Government-Funded Wash. U. Study Claims Twitter Could Make Kids Smoke Marijuana
Washington University researchers spent eight months analyzing tweets about marijuana use and came to the conclusion that young people might be influenced by pictures of Spongebob Squarepants smoking weed.
Twitter/stillblazingtho If they tweet, will your kids smoke?
In the study, which was paid for by the National Institutes of Health and the National Institute on Drug Abuse, Dr. Patricia A. Cavazos-Rehg led a three-person research team that analyzed thousands of tweets from @stillblazingtho, a popular Twitter account that mostly posts humorous memes about getting high. The account was chosen because it has more than 1 million followers, including pop star Rihanna.
And like Rihanna, the Wash. U. researchers say that many of @stillblazingtho's followers are young, which means its pro-marijuana messages are being inhaled by impressionable minds.
When you're smoking and hear police sirens pic.twitter.com/QK5YUJBulj— Weed Tweets ™ (@stillblazingtho) July 2, 2014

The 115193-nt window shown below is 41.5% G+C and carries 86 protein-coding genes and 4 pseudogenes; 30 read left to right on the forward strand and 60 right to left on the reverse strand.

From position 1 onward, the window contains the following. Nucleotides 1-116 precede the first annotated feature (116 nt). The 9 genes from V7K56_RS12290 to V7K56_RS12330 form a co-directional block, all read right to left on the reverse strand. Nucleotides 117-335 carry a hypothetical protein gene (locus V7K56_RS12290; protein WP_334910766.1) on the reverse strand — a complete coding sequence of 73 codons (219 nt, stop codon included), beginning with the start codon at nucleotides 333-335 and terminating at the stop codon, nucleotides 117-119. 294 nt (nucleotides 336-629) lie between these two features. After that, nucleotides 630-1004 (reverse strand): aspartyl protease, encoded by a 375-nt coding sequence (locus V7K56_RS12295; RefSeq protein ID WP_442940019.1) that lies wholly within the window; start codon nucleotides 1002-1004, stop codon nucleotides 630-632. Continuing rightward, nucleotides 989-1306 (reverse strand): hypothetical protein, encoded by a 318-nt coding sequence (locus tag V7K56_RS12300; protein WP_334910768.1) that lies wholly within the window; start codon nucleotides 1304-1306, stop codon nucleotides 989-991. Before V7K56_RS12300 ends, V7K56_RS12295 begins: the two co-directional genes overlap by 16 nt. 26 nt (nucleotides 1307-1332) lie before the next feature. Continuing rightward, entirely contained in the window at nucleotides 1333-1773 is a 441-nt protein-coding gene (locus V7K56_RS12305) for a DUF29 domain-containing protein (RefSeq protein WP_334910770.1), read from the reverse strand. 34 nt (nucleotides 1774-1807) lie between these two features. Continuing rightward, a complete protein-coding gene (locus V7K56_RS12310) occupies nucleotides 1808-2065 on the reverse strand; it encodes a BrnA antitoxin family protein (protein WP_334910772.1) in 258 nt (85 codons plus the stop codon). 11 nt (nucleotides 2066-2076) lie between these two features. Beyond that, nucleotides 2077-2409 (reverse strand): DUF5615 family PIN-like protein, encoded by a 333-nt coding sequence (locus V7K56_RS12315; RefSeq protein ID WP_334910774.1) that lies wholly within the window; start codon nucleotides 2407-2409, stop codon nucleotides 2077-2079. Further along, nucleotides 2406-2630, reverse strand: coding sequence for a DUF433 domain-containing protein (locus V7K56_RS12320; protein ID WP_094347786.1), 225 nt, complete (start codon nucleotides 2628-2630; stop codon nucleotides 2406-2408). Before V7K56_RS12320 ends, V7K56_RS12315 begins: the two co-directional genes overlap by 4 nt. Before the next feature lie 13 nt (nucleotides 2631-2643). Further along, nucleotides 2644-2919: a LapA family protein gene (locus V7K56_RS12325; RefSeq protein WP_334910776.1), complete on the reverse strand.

The study claims that 73 percent of the @stillblazingtho's followers are under the age of nineteen (and are supposedly real people). Researchers came to this conclusion by taking a random sample of 50,000 followers and then did this:
"...data signals were filtered and amplified using large proprietary knowledge bases of established correlations between data points and demographic characteristics. The multiple amplified signals were combined using a series of algorithms to estimate or infer the likely demographic characteristics."
"The [followers] are mostly youth and young adults and that's a very risky age," says Cavazos-Rehg. "That's when substance use initiation tends to occur. That's when people are the most impressionable. That's when substance use behavior turns to addiction."
Cavazos-Rehg did the study in an attempt to get a better understanding of why more than 50 percent of Americans favor legalization, 60 percent of high school seniors don't believe marijuana is harmful, and more people consider it safe to use for medicinal purposes.
"As people are becoming more accepting of marijuana use and two states have legalized the drug for recreational use, it is important to remember that it remains a dangerous drug of abuse," she says. "I've been studying what is influencing attitudes to change dramatically and where people may be getting messages about marijuana that are leading them to believe the drug is not hazardous."
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